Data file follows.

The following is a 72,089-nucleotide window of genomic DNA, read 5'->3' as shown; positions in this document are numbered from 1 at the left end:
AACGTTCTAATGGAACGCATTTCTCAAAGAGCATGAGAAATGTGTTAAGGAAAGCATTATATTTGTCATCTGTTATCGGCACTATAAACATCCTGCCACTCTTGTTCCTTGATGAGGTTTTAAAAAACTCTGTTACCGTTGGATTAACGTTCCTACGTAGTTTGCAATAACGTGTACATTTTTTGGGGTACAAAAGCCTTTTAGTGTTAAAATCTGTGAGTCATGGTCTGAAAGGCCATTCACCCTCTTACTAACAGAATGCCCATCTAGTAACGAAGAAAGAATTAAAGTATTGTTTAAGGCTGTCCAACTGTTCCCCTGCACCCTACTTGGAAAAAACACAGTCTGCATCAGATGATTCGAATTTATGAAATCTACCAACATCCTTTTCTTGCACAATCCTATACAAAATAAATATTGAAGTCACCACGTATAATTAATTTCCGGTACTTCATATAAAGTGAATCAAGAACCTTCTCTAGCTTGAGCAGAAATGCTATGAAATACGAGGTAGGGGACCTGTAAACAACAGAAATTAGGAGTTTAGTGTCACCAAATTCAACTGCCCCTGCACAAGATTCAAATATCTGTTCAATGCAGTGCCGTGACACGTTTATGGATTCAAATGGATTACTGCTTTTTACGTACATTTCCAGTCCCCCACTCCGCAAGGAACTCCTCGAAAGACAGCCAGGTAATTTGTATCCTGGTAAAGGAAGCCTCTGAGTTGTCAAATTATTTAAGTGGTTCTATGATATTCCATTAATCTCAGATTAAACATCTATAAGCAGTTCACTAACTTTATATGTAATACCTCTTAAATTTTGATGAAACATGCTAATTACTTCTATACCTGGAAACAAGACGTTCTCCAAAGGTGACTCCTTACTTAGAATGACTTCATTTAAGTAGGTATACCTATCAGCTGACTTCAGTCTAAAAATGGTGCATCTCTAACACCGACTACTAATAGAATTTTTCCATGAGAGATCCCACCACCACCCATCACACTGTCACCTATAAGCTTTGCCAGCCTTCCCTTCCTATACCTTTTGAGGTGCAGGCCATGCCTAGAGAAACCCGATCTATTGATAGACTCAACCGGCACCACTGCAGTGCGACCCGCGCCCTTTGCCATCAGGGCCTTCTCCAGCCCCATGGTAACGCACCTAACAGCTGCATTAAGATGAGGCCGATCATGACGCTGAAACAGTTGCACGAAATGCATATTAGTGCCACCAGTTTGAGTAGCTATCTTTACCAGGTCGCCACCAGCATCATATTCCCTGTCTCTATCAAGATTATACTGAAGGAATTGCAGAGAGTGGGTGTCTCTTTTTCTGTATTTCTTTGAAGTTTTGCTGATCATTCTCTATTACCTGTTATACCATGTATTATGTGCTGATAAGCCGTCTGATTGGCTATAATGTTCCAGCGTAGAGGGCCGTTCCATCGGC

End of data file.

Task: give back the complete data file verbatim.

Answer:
The following is a 72,089-nucleotide window of genomic DNA, read 5'->3' as shown; positions in this document are numbered from 1 at the left end:
AACGTTCTAATGGAACGCATTTCTCAAAGAGCATGAGAAATGTGTTAAGGAAAGCATTATATTTGTCATCTGTTATCGGCACTATAAACATCCTGCCACTCTTGTTCCTTGATGAGGTTTTAAAAAACTCTGTTACCGTTGGATTAACGTTCCTACGTAGTTTGCAATAACGTGTACATTTTTTGGGGTACAAAAGCCTTTTAGTGTTAAAATCTGTGAGTCATGGTCTGAAAGGCCATTCACCCTCTTACTAACAGAATGCCCATCTAGTAACGAAGAAAGAATTAAAGTATTGTTTAAGGCTGTCCAACTGTTCCCCTGCACCCTACTTGGAAAAAACACAGTCTGCATCAGATGATTCGAATTTATGAAATCTACCAACATCCTTTTCTTGCACAATCCTATACAAAATAAATATTGAAGTCACCACGTATAATTAATTTCCGGTACTTCATATAAAGTGAATCAAGAACCTTCTCTAGCTTGAGCAGAAATGCTATGAAATACGAGGTAGGGGACCTGTAAACAACAGAAATTAGGAGTTTAGTGTCACCAAATTCAACTGCCCCTGCACAAGATTCAAATATCTGTTCAATGCAGTGCCGTGACACGTTTATGGATTCAAATGGATTACTGCTTTTTACGTACATTTCCAGTCCCCCACTCCGCAAGGAACTCCTCGAAAGACAGCCAGGTAATTTGTATCCTGGTAAAGGAAGCCTCTGAGTTGTCAAATTATTTAAGTGGTTCTATGATATTCCATTAATCTCAGATTAAACATCTATAAGCAGTTCACTAACTTTATATGTAATACCTCTTAAATTTTGATGAAACATGCTAATTACTTCTATACCTGGAAACAAGACGTTCTCCAAAGGTGACTCCTTACTTAGAATGACTTCATTTAAGTAGGTATACCTATCAGCTGACTTCAGTCTAAAAATGGTGCATCTCTAACACCGACTACTAATAGAATTTTTCCATGAGAGATCCCACCACCACCCATCACACTGTCACCTATAAGCTTTGCCAGCCTTCCCTTCCTATACCTTTTGAGGTGCAGGCCATGCCTAGAGAAACCCGATCTATTGATAGACTCAACCGGCACCACTGCAGTGCGACCCGCGCCCTTTGCCATCAGGGCCTTCTCCAGCCCCATGGTAACGCACCTAACAGCTGCATTAAGATGAGGCCGATCATGACGCTGAAACAGTTGCACGAAATGCATATTAGTGCCACCAGTTTGAGTAGCTATCTTTACCAGGTCGCCACCAGCATCATATTCCCTGTCTCTATCAAGATTATACTGAAGGAATTGCAGAGAGTGGGTGTCTCTTTTTCTGTATTTCTTTGAAGTTTTGCTGATCATTCTCTATTACCTGTTATACCATGTATTATGTGCTGATAAGCCGTCTGATTGGCTATAATGTTCCAGCGTAGAGGGCCGTTCCATCGGC